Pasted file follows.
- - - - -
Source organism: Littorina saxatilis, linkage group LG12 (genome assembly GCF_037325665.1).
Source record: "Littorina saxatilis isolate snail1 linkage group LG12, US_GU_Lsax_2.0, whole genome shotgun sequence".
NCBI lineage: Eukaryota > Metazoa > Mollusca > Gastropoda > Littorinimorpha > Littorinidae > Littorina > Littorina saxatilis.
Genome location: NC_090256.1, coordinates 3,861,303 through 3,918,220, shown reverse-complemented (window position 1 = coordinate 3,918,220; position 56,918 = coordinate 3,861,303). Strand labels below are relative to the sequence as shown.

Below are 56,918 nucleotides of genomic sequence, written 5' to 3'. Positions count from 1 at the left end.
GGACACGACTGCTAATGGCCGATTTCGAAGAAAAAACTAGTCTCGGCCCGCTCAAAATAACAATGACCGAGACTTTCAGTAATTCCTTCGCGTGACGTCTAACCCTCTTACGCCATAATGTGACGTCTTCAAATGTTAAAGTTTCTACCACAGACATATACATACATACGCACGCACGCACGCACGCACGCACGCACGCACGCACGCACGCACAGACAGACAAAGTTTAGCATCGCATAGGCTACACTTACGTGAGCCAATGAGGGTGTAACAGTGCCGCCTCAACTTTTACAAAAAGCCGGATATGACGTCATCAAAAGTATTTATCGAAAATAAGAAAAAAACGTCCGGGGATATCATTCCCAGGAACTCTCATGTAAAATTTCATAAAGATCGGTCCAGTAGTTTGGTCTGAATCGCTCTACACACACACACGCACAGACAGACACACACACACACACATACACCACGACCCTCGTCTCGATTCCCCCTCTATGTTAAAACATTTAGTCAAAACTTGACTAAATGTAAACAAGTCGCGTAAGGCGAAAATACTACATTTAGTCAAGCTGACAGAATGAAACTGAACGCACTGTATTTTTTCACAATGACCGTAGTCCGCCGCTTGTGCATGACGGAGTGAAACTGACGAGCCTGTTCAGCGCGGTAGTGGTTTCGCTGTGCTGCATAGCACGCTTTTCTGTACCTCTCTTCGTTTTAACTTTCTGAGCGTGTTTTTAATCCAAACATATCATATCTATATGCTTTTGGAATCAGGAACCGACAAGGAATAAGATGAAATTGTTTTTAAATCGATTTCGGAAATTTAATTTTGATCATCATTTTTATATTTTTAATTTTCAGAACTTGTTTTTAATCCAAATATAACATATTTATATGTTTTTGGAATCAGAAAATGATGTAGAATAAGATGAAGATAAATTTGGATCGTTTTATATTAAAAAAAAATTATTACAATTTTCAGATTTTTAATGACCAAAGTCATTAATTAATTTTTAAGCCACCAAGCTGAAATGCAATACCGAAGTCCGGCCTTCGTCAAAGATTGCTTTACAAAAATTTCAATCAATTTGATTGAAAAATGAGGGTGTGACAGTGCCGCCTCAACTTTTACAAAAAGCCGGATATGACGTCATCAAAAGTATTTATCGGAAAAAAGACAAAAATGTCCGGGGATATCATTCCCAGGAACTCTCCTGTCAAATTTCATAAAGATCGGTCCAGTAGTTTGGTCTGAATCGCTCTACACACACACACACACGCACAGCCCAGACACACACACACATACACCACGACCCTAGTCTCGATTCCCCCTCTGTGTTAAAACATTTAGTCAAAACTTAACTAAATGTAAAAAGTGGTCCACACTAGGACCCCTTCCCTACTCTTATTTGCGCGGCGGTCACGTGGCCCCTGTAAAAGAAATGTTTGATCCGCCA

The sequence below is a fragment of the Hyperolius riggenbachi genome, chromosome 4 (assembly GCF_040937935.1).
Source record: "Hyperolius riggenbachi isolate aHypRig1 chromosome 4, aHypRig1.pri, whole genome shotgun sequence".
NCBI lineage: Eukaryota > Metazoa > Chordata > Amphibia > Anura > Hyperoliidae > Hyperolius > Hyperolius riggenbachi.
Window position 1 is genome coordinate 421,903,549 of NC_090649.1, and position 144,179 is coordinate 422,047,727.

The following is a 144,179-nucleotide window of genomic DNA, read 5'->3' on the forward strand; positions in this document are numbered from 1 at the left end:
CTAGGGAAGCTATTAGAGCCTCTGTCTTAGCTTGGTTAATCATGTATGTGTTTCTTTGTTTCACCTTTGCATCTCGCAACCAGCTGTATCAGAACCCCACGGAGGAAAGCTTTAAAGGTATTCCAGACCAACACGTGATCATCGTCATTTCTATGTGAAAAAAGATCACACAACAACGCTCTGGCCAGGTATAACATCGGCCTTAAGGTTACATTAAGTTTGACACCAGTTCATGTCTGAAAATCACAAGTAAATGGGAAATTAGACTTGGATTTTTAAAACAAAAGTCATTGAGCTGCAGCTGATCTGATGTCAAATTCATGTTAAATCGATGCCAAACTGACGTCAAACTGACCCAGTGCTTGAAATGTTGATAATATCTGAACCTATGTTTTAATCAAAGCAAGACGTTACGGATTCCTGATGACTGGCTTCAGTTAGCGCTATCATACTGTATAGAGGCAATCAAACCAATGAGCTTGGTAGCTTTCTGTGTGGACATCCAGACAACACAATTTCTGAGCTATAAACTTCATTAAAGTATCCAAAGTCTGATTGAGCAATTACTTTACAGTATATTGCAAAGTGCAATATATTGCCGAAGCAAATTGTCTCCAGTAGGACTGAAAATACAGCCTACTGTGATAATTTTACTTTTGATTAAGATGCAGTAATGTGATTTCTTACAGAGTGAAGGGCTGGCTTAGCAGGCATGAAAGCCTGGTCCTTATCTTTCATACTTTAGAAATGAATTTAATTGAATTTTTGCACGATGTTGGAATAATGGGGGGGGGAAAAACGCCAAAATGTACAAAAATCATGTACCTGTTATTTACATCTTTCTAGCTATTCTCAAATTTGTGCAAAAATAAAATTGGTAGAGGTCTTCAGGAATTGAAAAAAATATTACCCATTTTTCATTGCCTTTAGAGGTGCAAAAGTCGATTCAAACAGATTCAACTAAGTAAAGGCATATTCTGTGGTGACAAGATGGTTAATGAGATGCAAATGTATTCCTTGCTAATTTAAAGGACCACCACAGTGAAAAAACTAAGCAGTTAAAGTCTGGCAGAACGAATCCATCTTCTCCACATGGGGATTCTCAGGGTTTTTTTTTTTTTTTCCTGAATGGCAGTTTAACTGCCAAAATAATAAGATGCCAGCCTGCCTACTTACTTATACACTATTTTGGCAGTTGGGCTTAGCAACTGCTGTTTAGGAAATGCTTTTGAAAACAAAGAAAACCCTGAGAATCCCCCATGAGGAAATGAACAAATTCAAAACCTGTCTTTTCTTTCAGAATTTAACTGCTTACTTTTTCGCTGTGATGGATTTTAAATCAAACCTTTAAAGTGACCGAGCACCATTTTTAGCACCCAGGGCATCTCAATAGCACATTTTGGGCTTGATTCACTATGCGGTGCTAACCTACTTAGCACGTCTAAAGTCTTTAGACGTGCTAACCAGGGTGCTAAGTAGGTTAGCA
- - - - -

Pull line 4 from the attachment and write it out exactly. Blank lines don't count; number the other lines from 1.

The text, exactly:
Genome location: NC_090256.1, coordinates 3,861,303 through 3,918,220, shown reverse-complemented (window position 1 = coordinate 3,918,220; position 56,918 = coordinate 3,861,303). Strand labels below are relative to the sequence as shown.